Indeed, American democracy isn’t quite as vivacious as it used to be — which is why it requires such a robust mobilization apparatus. Between 1840 and 1900, voter turnout in presidential elections hovered between 70% and 80%. After the 1970s, however, that figure has scarcely gone above 60%. Today, America has some of the lowest voter turnout rates in the developed world.
And while substantial efforts to register voters and to “get out the vote” are laudable and must continue, we must also acknowledge the social context that requires such great pushes to get people to vote is symptomatic of something larger: that America has entered a post-democratic era.
Political scientist Colin Crouch first described a post-democratic society in his 2000 book Coping with Post-Democracy. “A post-democratic society is one that continues to have and to use all the institutions of democracy, but in which they increasingly become a formal shell,” Crouch said. We are taught in grade school that, etymologically speaking, democracy roughly means “rule of the people.” Governments are supposed to respond to citizens and be reflective of the larger public. But to what degree is American government really being driven by the people?
There are many points of bifurcation between public will and government action. While Pew Research Center finds that over two-thirds of all American adults think the federal government is not doing enough to address climate change, the current government has backed out of the Paris Agreement, has rolled back dozens of environmental regulations and has slashed funding for environmental programs.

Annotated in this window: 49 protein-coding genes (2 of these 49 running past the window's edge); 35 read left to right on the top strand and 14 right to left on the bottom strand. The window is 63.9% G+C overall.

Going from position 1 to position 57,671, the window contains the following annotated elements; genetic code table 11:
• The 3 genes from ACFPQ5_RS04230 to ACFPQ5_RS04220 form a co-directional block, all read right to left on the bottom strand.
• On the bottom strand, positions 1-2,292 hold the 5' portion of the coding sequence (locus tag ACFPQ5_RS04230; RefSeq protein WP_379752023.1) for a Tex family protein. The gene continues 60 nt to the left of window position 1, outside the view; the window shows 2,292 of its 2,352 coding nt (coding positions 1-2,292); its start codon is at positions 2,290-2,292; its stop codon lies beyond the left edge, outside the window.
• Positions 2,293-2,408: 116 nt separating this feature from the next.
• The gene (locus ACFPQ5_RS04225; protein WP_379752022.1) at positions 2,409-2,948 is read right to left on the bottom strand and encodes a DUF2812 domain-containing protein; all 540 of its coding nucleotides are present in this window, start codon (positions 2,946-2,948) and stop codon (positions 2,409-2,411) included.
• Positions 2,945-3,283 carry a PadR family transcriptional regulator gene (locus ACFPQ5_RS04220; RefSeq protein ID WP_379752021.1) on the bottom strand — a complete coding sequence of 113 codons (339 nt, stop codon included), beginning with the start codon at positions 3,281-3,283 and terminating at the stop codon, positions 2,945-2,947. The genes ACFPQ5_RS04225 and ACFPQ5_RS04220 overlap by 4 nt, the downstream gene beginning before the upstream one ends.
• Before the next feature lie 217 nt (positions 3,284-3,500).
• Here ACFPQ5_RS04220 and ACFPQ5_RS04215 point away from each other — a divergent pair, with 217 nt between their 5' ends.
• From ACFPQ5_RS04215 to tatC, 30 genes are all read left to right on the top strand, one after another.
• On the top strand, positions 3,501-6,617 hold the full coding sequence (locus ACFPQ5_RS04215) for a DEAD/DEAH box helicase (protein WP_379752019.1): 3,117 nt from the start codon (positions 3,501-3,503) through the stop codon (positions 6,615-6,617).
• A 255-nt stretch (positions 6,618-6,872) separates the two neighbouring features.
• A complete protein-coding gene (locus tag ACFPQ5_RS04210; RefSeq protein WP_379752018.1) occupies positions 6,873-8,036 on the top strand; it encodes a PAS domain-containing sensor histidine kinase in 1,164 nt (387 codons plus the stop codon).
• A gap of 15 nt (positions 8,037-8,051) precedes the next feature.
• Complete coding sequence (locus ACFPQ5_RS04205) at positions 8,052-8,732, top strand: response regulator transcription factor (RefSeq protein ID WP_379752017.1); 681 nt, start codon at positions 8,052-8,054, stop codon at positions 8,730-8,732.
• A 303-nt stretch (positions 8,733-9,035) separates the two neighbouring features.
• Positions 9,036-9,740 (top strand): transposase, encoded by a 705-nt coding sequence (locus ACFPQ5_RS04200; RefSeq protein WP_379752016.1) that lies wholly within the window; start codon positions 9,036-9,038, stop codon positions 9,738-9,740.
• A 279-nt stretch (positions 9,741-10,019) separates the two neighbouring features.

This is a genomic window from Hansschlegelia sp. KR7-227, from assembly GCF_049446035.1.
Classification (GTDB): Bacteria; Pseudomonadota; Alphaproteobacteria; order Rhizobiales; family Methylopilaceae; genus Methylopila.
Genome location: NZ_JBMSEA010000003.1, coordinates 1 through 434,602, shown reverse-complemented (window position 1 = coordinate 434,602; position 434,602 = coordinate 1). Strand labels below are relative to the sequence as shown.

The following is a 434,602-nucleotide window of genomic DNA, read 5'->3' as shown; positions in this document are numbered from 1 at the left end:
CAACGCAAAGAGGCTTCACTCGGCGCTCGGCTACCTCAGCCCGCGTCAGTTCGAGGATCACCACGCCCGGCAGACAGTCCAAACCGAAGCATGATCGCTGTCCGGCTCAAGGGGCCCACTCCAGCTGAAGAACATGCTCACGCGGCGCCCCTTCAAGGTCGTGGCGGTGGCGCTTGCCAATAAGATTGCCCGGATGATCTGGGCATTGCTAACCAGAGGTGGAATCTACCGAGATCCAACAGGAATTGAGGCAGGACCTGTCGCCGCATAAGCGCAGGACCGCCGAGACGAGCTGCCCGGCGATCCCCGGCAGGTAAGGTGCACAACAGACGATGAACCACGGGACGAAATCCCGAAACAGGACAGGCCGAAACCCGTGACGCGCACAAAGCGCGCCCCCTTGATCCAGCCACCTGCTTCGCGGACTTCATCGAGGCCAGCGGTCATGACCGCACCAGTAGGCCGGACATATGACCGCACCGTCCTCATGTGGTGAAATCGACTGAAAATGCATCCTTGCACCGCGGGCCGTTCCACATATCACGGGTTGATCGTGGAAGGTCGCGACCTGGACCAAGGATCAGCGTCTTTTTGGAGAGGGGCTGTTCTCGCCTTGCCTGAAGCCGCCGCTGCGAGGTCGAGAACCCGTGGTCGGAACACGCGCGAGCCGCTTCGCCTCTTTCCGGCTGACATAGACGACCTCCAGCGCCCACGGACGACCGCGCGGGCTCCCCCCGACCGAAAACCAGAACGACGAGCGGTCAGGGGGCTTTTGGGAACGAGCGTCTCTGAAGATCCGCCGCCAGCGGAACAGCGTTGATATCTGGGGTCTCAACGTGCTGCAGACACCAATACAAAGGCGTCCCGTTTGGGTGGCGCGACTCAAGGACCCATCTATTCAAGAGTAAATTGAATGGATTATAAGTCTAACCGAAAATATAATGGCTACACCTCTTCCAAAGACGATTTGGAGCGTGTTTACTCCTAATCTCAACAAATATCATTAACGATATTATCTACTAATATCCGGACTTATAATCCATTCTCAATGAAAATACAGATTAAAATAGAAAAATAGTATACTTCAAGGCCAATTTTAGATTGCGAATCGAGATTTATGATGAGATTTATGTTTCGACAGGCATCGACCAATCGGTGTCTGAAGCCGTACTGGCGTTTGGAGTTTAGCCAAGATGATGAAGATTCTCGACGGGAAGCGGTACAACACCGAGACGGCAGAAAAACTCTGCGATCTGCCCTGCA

While 58% of Americans recognize that White people have access to benefits to which Black people do not simply because of their Whiteness, the federal government further dismantled an already weak affirmative action policy in schools, supported measures to silence Black voters and has generally perpetuated systems of racist violence nationwide.
Climate change and racism are just two examples. According to CNBC, the majority of American adults support all these initiatives: paid maternity leave (84%), public funding for childcare (75%), increasing the minimum wage (60%), free public college (57%) and even Medicare for all (54%). The fact that all these programs share majority support demands, we ask an obvious question: why don’t we have them? The answer is we are living in a post-democratic society in which the government has been captured by voices who don’t care to listen to the American people.
Sometimes, to keep the public will at bay, governments mobilize institutionalized violence. This, of course, means the police. In 2020, U.S. police have killed 28.4 people for every 10 million citizens. Among the world’s developed countries, that rate is by far the highest: Luxembourg has a rate of 16.9. Canada is at 9.7. Countries like Switzerland, Denmark, Iceland, Japan and the U.K. all have fewer than one annual police killing for every 10 million citizens.
While more developed, more democratic nations tend to have lower rates of police killings, unstable, autocratic countries tend to have more. Curiously, in terms of annual rates of police killings, the U.S. is more similar to countries like Sudan (32.1) and Iran (36.6) than it is to countries like Australia (1.7) and Switzerland (0.0).